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Nanobama is the name of microminiature portraits of United States President Barack Obama. They were created by Professor John Hart of University of Michigan's Mechanical Engineering department to celebrate the election of Obama. The portrait, which considered the world's smallest presidential portrait, measures 500 μm across (about the size of a period in the average printed text).

The portrait is composed of some 150 million carbon nanotubes representing the number of people who voted for him in the 2009 presidential election.[1] Each nanotube is 10,000 times smaller than a human hair.[2] These were grown together on a silicon substrate, with the 3D artwork produced using photolithography.[1] Hart actually created the portraits before the election's outcome was known, and he let the secret out to the world in early November 2008. There are several Nanobamas extant, but they all reside on a silicon wafer in the professor's office.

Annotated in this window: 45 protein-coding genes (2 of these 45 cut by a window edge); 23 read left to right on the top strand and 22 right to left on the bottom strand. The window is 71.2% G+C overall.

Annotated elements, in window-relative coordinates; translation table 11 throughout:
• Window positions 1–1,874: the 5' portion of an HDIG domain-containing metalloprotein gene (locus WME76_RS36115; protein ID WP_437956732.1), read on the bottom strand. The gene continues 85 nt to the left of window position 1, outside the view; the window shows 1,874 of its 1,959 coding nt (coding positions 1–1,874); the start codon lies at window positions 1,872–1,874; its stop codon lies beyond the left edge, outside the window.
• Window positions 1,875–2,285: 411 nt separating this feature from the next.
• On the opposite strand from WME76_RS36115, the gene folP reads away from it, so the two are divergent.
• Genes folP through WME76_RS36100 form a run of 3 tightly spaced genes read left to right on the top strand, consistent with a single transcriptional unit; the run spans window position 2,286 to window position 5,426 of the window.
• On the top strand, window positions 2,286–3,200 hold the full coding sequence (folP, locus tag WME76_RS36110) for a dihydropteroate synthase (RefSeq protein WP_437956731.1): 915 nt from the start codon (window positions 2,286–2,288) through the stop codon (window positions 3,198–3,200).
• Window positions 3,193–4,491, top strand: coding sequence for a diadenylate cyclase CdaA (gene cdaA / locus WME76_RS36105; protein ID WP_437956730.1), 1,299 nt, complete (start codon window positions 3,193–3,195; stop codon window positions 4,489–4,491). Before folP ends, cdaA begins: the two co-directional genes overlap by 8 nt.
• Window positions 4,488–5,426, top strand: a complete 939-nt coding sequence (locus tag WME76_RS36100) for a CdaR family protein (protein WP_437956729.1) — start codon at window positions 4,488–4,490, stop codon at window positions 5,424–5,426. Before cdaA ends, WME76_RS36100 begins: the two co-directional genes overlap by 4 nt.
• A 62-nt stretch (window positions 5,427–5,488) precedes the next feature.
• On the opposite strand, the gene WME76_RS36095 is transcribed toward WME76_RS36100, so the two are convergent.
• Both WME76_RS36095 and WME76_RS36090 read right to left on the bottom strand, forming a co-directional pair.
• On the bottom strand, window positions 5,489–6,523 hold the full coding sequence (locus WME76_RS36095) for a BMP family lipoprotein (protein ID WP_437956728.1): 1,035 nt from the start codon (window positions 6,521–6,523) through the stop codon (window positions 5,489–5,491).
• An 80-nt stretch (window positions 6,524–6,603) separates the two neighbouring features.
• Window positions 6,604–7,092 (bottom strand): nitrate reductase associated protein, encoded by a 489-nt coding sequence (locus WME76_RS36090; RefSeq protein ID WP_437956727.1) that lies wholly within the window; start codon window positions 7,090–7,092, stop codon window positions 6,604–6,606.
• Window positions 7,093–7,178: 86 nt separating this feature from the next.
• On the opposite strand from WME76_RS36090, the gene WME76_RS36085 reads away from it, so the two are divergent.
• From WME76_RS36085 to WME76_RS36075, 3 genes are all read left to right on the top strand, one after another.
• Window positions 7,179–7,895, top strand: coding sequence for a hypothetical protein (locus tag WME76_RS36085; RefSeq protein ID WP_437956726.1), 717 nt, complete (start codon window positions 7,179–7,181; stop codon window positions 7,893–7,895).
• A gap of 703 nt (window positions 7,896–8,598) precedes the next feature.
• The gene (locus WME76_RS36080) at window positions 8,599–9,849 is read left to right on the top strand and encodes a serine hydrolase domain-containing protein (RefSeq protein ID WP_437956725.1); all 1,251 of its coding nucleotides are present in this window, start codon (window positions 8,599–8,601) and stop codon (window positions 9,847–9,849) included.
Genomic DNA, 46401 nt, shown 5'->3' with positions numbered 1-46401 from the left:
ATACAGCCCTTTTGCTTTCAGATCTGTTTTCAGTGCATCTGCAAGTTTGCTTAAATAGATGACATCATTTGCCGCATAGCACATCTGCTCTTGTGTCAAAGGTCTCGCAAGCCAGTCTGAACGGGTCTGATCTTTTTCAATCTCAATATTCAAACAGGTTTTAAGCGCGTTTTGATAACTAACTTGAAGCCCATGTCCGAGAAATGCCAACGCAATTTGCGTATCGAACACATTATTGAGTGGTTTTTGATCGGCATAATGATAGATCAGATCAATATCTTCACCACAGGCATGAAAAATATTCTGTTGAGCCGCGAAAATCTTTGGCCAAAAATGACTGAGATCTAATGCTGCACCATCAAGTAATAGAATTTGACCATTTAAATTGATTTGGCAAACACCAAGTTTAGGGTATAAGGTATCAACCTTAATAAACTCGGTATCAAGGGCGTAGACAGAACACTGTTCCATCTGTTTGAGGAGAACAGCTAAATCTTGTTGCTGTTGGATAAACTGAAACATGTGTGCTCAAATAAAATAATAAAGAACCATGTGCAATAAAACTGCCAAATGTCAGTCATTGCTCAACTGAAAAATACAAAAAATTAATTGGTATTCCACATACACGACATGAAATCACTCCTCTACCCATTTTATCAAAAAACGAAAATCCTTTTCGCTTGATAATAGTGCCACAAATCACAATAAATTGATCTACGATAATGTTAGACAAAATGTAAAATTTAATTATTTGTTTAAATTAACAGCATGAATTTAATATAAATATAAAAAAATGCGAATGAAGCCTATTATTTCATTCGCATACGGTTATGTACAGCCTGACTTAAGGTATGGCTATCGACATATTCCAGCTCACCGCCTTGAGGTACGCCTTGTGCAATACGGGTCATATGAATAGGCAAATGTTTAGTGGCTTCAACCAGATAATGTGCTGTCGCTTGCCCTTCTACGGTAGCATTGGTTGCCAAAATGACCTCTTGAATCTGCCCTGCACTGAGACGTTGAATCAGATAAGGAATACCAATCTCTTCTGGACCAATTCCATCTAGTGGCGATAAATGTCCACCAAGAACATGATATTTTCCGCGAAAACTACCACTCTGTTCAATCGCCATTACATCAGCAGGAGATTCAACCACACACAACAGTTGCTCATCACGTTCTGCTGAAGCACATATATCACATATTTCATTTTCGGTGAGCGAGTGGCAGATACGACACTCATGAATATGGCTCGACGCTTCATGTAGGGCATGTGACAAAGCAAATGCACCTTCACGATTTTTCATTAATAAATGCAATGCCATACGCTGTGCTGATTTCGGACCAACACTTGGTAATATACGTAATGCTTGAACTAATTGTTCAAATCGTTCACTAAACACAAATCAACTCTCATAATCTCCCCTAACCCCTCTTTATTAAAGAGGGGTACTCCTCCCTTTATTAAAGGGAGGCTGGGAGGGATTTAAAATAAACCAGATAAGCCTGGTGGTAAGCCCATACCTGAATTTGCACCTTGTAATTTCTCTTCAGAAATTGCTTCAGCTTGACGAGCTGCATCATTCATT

Aside from serving as homage to Obama, nanobama was also created to draw attention to the growing capabilities of nanotechnology. According to Hart, the nanotubes are the strongest molecule known to man and, although it has fantastic electrical and thermal properties, effective methods of organizing large numbers of these nanotubes are needed.[3]


  1. ^ a b Mendelson, Mel (2013). Learning Bio-Micro-Nanotechnology. Boca Raton, FL: CRC Press. p. 326. ISBN 9781466591035.
  2. ^ "A microscopic look at Barack Obama". 2008-11-11. ISSN 0307-1235. Retrieved 2019-01-03.
  3. ^ Madrigal, Alexis (2008-11-04). "Nanobama: World's Tiniest Candidate Portrait". Wired. ISSN 1059-1028. Retrieved 2019-01-03.